It is time for today’s tech giants to expand their vision in a way that would win a few Nobels. They need to step up, be bold, and make history by launching a major initiative to invest in basic science. This is a critical time. America has exhausted the extant model, dating back to World War II, for funding basic research. Our overall spending on basic research has been declining, a fact highlighted by the broad coalition of universities and researchers that has launched The Innovation Deficit project.
From this great Blackstone piece:
The whole world is suffering from too much debt. As a result, growth almost everywhere is going to be slow. I know you believe the problem is insufficient demand, but the major industrialized countries already have considerable debt and do not want to add any more to it to stimulate the consumer. Japan is an exception. They already have the highest debt to Gross Domestic Product (GDP) of any major country and they are willing to add more. China is an exception on the other side. They are in a position to take on more debt because their debt to GDP ratio is low. Without more fiscal stimulus, demand will be tepid and growth will be disappointing. This is the state of the world now, and it is likely to endure for some time. In the near term, I don’t see a calamity, just sluggish economies and many equity markets not doing much.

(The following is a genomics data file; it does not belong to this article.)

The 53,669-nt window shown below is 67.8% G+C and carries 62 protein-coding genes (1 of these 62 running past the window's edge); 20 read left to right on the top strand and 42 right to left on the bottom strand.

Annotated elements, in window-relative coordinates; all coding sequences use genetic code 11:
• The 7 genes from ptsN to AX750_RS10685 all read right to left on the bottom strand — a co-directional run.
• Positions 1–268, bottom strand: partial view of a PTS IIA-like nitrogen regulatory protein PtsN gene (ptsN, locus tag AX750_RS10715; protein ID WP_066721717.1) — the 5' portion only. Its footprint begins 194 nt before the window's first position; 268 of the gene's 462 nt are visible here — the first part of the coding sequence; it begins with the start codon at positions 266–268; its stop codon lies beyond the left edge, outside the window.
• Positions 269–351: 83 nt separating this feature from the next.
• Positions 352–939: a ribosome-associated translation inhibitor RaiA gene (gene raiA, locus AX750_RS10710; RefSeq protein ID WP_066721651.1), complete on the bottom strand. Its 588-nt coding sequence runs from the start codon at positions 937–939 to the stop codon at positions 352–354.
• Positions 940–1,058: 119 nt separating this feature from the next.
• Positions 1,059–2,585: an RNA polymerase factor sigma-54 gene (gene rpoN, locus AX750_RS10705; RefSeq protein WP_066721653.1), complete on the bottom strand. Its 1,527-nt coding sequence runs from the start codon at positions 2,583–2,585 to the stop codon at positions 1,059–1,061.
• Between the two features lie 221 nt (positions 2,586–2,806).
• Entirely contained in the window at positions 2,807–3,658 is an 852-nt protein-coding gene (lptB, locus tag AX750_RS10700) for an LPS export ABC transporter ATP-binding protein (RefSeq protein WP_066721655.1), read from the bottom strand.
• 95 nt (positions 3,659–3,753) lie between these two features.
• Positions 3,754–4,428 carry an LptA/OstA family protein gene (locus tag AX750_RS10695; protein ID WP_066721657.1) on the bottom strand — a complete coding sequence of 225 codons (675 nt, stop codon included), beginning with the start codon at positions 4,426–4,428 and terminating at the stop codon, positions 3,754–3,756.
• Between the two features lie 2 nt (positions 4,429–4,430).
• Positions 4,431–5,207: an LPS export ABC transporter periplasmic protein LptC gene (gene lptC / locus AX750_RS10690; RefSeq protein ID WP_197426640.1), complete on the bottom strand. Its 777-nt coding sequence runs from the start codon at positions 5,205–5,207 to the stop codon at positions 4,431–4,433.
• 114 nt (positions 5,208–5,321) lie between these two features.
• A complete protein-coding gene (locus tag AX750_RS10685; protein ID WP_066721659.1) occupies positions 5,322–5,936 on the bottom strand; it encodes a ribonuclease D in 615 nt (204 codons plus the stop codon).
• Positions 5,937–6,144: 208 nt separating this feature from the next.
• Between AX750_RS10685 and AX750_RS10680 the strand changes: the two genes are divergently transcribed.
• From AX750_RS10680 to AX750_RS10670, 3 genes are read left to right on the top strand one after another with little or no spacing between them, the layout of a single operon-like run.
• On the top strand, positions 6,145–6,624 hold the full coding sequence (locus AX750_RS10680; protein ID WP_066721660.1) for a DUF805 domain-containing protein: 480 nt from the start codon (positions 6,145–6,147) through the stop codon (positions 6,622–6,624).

From Human Action:
He who only wishes and hopes does not interfere actively with the course of events and with the shaping of his own destiny. But acting man chooses, determines, and tries to reach an end.
Are you an acting man?
(Yes, yes, I know Mises’ point is that we are all “acting men.” By our very nature, and the fact of our consciousness, we act. But I mean it in a less literal way: Are you a wisher or a doer?)